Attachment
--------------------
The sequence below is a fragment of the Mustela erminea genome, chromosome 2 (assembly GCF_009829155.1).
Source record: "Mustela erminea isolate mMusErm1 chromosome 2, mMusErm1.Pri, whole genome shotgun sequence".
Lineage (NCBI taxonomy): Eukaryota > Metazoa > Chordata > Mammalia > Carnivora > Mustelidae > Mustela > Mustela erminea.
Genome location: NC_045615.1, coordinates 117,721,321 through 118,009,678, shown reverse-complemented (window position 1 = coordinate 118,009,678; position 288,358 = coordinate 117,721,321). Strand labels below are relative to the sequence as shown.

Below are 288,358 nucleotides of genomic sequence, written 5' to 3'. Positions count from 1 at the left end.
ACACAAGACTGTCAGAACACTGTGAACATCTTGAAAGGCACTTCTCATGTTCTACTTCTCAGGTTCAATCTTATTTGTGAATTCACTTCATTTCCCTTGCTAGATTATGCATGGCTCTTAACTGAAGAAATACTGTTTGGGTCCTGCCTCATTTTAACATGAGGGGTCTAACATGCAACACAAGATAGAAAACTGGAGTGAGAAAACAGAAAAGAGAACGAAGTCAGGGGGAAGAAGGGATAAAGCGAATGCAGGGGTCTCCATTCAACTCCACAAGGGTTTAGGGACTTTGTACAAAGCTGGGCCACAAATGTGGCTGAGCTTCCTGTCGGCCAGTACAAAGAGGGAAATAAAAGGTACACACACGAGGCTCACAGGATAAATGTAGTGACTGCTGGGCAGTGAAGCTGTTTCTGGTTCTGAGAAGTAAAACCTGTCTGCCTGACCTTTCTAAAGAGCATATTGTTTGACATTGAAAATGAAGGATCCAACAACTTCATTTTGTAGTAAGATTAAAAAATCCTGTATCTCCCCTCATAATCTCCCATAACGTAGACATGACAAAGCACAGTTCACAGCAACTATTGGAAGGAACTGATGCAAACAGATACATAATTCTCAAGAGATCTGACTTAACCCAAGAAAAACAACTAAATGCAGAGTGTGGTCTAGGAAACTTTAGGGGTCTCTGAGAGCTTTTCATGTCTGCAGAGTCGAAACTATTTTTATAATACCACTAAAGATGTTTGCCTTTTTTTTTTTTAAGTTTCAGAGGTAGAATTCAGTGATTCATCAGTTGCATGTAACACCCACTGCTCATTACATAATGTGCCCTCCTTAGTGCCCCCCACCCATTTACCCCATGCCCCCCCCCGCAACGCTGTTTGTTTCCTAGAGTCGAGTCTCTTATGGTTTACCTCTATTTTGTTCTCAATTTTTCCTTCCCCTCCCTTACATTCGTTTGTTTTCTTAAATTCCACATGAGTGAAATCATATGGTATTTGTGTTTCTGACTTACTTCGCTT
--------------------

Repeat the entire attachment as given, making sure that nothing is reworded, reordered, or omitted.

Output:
The sequence below is a fragment of the Mustela erminea genome, chromosome 2 (assembly GCF_009829155.1).
Source record: "Mustela erminea isolate mMusErm1 chromosome 2, mMusErm1.Pri, whole genome shotgun sequence".
Lineage (NCBI taxonomy): Eukaryota > Metazoa > Chordata > Mammalia > Carnivora > Mustelidae > Mustela > Mustela erminea.
Genome location: NC_045615.1, coordinates 117,721,321 through 118,009,678, shown reverse-complemented (window position 1 = coordinate 118,009,678; position 288,358 = coordinate 117,721,321). Strand labels below are relative to the sequence as shown.

Below are 288,358 nucleotides of genomic sequence, written 5' to 3'. Positions count from 1 at the left end.
ACACAAGACTGTCAGAACACTGTGAACATCTTGAAAGGCACTTCTCATGTTCTACTTCTCAGGTTCAATCTTATTTGTGAATTCACTTCATTTCCCTTGCTAGATTATGCATGGCTCTTAACTGAAGAAATACTGTTTGGGTCCTGCCTCATTTTAACATGAGGGGTCTAACATGCAACACAAGATAGAAAACTGGAGTGAGAAAACAGAAAAGAGAACGAAGTCAGGGGGAAGAAGGGATAAAGCGAATGCAGGGGTCTCCATTCAACTCCACAAGGGTTTAGGGACTTTGTACAAAGCTGGGCCACAAATGTGGCTGAGCTTCCTGTCGGCCAGTACAAAGAGGGAAATAAAAGGTACACACACGAGGCTCACAGGATAAATGTAGTGACTGCTGGGCAGTGAAGCTGTTTCTGGTTCTGAGAAGTAAAACCTGTCTGCCTGACCTTTCTAAAGAGCATATTGTTTGACATTGAAAATGAAGGATCCAACAACTTCATTTTGTAGTAAGATTAAAAAATCCTGTATCTCCCCTCATAATCTCCCATAACGTAGACATGACAAAGCACAGTTCACAGCAACTATTGGAAGGAACTGATGCAAACAGATACATAATTCTCAAGAGATCTGACTTAACCCAAGAAAAACAACTAAATGCAGAGTGTGGTCTAGGAAACTTTAGGGGTCTCTGAGAGCTTTTCATGTCTGCAGAGTCGAAACTATTTTTATAATACCACTAAAGATGTTTGCCTTTTTTTTTTTTAAGTTTCAGAGGTAGAATTCAGTGATTCATCAGTTGCATGTAACACCCACTGCTCATTACATAATGTGCCCTCCTTAGTGCCCCCCACCCATTTACCCCATGCCCCCCCCCGCAACGCTGTTTGTTTCCTAGAGTCGAGTCTCTTATGGTTTACCTCTATTTTGTTCTCAATTTTTCCTTCCCCTCCCTTACATTCGTTTGTTTTCTTAAATTCCACATGAGTGAAATCATATGGTATTTGTGTTTCTGACTTACTTCGCTT